Government “Helps” Pleasureland, NJ Residents
An Army Corps of Engineers' project to reduce flooding along the Ramapo River now causes an inch or two of rain to flood the homes and streets of Pleasureland. Last month, 1.2 inches of rain caused the worst flooding the area has seen since Hurricane Floyd.
What’s causing this to happen? Several years ago, the Army Corps of Engineers began a $21.6 million, three-phase project to reduce flooding along the Ramapo. The federal government contributed $19.6 million, and the New Jersey Department of Environmental Protection chipped in $2 million.
Phases 1 and 2 of the project called for widening and deepening almost two miles of the Ramapo River and creating an eight-acre wetland in Potosh Lake. Once those phases were complete, the Army Corps started phase 3, installing flood-control gates last year at the Pompton Lake Dam.
Most of the overflow coming through the dam had to be obstructed to accomplish that task. Since then, water traveling downstream reverses when it hits the restriction at the dam. It's called a backwater effect. "The lake essentially moves upstream," said John O'Connor, project manager for the Army Corps of Engineers. This little snag causes the flooding in Pleasureland.
Pleasureland Councilman Jim Geraghty told residents the corps miscalculated when it constructed a model of the project. He said that led the agency to falsely assume there would be little to no flooding during the dam work, despite the widening and deepening of the river beforehand. "The model does not reflect reality," Geraghty said.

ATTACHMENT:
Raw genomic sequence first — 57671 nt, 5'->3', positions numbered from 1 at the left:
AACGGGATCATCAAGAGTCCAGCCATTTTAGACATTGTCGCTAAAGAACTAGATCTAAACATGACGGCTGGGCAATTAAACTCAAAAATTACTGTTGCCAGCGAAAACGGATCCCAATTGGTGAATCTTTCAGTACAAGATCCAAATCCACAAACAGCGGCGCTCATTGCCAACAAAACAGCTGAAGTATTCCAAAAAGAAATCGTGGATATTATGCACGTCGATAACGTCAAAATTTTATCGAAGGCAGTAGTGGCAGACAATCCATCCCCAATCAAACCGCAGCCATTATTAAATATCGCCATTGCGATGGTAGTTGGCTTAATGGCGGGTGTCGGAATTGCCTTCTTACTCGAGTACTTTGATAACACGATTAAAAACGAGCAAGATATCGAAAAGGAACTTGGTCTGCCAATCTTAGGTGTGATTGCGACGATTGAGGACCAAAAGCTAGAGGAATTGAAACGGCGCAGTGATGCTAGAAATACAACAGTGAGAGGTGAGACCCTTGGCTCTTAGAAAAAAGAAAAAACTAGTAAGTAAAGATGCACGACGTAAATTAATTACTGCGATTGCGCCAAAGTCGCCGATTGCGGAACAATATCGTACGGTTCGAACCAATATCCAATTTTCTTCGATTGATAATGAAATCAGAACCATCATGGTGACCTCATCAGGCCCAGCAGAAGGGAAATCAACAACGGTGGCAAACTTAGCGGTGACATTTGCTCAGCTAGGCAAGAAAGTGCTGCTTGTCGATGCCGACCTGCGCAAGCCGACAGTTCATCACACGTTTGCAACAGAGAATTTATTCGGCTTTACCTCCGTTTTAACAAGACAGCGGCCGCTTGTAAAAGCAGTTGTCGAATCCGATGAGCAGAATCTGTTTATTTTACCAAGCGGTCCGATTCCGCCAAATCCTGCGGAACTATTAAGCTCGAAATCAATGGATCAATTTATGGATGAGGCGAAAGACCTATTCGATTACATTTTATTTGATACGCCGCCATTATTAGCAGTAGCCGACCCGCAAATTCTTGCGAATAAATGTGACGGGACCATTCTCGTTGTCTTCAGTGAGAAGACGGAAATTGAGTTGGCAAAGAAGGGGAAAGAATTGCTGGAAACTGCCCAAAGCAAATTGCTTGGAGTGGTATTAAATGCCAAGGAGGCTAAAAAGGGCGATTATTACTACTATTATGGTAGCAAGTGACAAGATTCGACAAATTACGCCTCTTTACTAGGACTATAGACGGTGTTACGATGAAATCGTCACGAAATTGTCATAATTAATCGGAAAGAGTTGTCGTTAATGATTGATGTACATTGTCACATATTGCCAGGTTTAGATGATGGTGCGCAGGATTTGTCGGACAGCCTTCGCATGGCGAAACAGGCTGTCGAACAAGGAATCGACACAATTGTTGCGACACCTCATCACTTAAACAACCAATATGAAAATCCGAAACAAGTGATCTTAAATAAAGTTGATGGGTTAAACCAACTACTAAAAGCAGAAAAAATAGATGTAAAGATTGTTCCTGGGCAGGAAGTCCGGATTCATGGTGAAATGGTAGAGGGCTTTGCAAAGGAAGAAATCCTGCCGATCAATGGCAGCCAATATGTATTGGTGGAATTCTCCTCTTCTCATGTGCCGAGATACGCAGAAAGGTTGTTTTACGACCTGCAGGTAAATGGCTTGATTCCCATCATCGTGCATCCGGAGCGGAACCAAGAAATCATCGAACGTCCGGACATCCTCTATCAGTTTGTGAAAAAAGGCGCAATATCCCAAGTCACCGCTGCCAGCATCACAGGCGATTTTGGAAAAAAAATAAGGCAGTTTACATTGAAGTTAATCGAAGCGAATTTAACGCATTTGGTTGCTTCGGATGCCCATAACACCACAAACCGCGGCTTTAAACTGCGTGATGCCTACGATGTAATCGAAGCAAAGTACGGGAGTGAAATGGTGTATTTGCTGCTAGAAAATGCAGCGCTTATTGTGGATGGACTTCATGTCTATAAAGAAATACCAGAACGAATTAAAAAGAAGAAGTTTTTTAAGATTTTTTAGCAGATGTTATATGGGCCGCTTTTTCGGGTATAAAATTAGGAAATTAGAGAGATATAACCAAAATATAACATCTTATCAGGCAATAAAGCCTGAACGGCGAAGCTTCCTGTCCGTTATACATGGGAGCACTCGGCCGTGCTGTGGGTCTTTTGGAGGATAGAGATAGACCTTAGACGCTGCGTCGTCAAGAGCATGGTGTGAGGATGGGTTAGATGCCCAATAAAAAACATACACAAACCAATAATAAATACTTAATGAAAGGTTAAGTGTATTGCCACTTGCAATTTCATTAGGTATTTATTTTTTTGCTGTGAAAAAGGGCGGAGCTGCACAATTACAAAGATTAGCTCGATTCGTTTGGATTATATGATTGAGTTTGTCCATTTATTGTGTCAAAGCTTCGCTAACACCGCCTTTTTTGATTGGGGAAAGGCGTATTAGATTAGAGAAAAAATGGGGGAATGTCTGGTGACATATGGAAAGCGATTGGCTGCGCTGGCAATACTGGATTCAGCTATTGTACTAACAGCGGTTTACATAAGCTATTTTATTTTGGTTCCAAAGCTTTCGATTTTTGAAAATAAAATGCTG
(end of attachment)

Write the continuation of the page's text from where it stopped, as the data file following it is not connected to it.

"We're now at a crisis situation," said Lew Levy, chairman of the flood commission and a resident of Lakeview Drive. As the snow melts and the spring rains come, "it's going to be catastrophic," he said. Levy says the Corps has been less than responsive to residents' complaints. "When they started [the project], a lot of us said, 'It's backwards. Don't move the water here first."
The Corps is considering several options, but won't have an answer until the end of the month. The options include using existing water supply facilities or modifying the spillway. In the meantime, Oakland's Office of Emergency Management is developing an evacuation plan for the area - something that hasn't been needed in the more than 50 years that Pleasureland has existed.
When it comes time to evacuate, a borough-owned dump truck would be used to shuttle residents to higher ground. Then they would board a bus and be transferred to the first-aid squad on Ramapo Valley Road. At that point, residents would be on their own. Emergency personnel said that residents should arrange ahead of time for friends or family to pick them up at the first-aid squad.